The Legislature’s Joint Revenue Committee is considering a variety of new revenues to make up for the mineral tax shortfall and properly fund Wyoming public schools.
But here’s the problem: The committee members keep saying their constituents would rather see cuts to education.
Tell them they’re wrong. Use this form to tell lawmakers that the people of Wyoming aren’t willing to throw away the gains we’ve made in public education—that the free ride mineral revenues have given us has been nice, but now it’s time that we “buck up” and fund our public schools.
The Revenue Committee will meet in Cheyenne on Nov. 6 – 7 (click here for details). At this meeting, they’ll be looking at a number of proposed bills (see below).
The committee will need encouragement to pass these proposals along to the full Legislature for consideration during the upcoming 2018 Budget Session. Please help us give them that encouragement.
Here’s what the Joint Revenue Committee will be looking at. In your message, let them know which ones you support (and what you don’t!). Maybe you’re not in favor of a sales tax on services, but you think it’d be okay to hike beer tax since it hasn’t been raised since Prohibition. Click the tax titles to see the proposed bills.
Whatever the specifics, make sure to emphasize that YOU, a Wyoming citizen and voter, are willing to see new revenues to fund our public school system.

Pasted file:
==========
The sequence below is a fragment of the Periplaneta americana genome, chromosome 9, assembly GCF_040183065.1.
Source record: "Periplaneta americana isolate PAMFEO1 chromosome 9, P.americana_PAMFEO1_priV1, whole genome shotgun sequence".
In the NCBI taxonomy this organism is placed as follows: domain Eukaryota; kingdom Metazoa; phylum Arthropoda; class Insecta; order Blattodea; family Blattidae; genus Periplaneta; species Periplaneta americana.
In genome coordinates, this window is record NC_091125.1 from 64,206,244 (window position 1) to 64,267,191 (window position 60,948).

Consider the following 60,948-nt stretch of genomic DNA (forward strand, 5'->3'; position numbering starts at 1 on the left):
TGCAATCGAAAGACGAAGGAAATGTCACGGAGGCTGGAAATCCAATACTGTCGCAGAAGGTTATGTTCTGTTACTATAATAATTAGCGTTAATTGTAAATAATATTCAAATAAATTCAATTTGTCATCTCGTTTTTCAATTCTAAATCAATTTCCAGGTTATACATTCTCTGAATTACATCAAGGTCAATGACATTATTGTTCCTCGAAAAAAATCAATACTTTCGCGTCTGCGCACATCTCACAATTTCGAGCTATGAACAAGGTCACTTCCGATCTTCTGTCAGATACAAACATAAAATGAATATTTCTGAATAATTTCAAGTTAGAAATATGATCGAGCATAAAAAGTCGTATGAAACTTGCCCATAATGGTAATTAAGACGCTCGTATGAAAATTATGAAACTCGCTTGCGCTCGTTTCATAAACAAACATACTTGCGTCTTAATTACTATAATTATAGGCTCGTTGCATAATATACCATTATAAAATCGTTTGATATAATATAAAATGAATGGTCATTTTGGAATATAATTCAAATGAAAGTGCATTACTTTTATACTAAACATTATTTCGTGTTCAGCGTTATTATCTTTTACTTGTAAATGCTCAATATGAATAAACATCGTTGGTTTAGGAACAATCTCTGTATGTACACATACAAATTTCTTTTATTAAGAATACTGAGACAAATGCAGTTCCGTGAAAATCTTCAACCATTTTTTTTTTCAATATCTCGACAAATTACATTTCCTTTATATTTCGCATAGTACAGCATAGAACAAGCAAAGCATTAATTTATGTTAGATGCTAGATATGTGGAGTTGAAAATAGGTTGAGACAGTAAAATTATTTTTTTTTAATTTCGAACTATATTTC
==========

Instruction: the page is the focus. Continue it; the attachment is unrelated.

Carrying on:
Wyoming’s cigarette taxes are among the lowest in the nation, and the lobbyists who work here for the tobacco industry are clever—they bamboozled the Revenue Committee during its last meeting. But the vast majority of Wyoming citizens favor increasing taxes on tobacco, and it’s time for the Legislature do it.
This is a tax supported by the tourism industry that would allow the Department of Tourism to pay for its own advertising, freeing up an estimated $25 million the state could then spend on education.
Currently, Wyoming doesn’t charge sales tax on services like those provided by attorneys, engineers, beauticians, landscapers, undertakers, etc. This proposal would change that.
Wyoming’s property taxes are so low that we could increase them by two percent—as this proposal would—and still have the lowest property taxes in the nation.
Wyoming’s beer tax rate, $0.02 per gallon, is the lowest in the nation. It hasn’t been increased since Prohibition. Our taxes on malt beverages and liquor are similarly—ridiculously—low. The very least we could do is raise this.